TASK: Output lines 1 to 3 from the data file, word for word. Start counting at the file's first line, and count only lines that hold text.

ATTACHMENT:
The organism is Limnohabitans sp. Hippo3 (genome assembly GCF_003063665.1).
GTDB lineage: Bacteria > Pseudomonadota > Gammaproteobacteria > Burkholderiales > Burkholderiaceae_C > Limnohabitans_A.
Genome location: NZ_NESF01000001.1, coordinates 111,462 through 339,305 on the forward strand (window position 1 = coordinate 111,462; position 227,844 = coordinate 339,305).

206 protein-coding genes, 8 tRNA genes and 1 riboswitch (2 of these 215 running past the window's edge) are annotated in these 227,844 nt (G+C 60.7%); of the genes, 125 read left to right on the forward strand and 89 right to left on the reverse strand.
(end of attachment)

The organism is Limnohabitans sp. Hippo3 (genome assembly GCF_003063665.1).
GTDB lineage: Bacteria > Pseudomonadota > Gammaproteobacteria > Burkholderiales > Burkholderiaceae_C > Limnohabitans_A.
Genome location: NZ_NESF01000001.1, coordinates 111,462 through 339,305 on the forward strand (window position 1 = coordinate 111,462; position 227,844 = coordinate 339,305).